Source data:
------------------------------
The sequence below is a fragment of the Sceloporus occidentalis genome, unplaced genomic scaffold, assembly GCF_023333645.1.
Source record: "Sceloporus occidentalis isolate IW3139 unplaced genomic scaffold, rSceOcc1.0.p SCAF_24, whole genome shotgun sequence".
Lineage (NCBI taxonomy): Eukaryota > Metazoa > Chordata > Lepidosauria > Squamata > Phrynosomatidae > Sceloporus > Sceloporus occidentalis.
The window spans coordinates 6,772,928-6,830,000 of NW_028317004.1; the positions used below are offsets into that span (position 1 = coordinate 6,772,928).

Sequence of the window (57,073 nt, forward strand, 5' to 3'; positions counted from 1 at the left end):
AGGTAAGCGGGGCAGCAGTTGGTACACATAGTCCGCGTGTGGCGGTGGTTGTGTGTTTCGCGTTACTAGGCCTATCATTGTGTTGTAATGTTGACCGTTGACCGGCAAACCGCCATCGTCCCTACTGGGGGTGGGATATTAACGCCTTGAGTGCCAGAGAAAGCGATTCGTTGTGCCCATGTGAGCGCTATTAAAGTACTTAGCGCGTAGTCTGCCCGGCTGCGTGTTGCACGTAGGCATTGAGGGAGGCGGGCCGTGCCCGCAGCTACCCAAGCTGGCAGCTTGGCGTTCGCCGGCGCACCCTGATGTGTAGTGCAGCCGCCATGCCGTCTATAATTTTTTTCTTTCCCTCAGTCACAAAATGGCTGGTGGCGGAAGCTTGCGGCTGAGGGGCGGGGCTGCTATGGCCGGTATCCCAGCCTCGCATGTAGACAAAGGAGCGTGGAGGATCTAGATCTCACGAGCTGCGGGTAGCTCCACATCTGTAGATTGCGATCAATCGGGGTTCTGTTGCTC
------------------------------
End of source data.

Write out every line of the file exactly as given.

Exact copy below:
The sequence below is a fragment of the Sceloporus occidentalis genome, unplaced genomic scaffold, assembly GCF_023333645.1.
Source record: "Sceloporus occidentalis isolate IW3139 unplaced genomic scaffold, rSceOcc1.0.p SCAF_24, whole genome shotgun sequence".
Lineage (NCBI taxonomy): Eukaryota > Metazoa > Chordata > Lepidosauria > Squamata > Phrynosomatidae > Sceloporus > Sceloporus occidentalis.
The window spans coordinates 6,772,928-6,830,000 of NW_028317004.1; the positions used below are offsets into that span (position 1 = coordinate 6,772,928).

Sequence of the window (57,073 nt, forward strand, 5' to 3'; positions counted from 1 at the left end):
AGGTAAGCGGGGCAGCAGTTGGTACACATAGTCCGCGTGTGGCGGTGGTTGTGTGTTTCGCGTTACTAGGCCTATCATTGTGTTGTAATGTTGACCGTTGACCGGCAAACCGCCATCGTCCCTACTGGGGGTGGGATATTAACGCCTTGAGTGCCAGAGAAAGCGATTCGTTGTGCCCATGTGAGCGCTATTAAAGTACTTAGCGCGTAGTCTGCCCGGCTGCGTGTTGCACGTAGGCATTGAGGGAGGCGGGCCGTGCCCGCAGCTACCCAAGCTGGCAGCTTGGCGTTCGCCGGCGCACCCTGATGTGTAGTGCAGCCGCCATGCCGTCTATAATTTTTTTCTTTCCCTCAGTCACAAAATGGCTGGTGGCGGAAGCTTGCGGCTGAGGGGCGGGGCTGCTATGGCCGGTATCCCAGCCTCGCATGTAGACAAAGGAGCGTGGAGGATCTAGATCTCACGAGCTGCGGGTAGCTCCACATCTGTAGATTGCGATCAATCGGGGTTCTGTTGCTC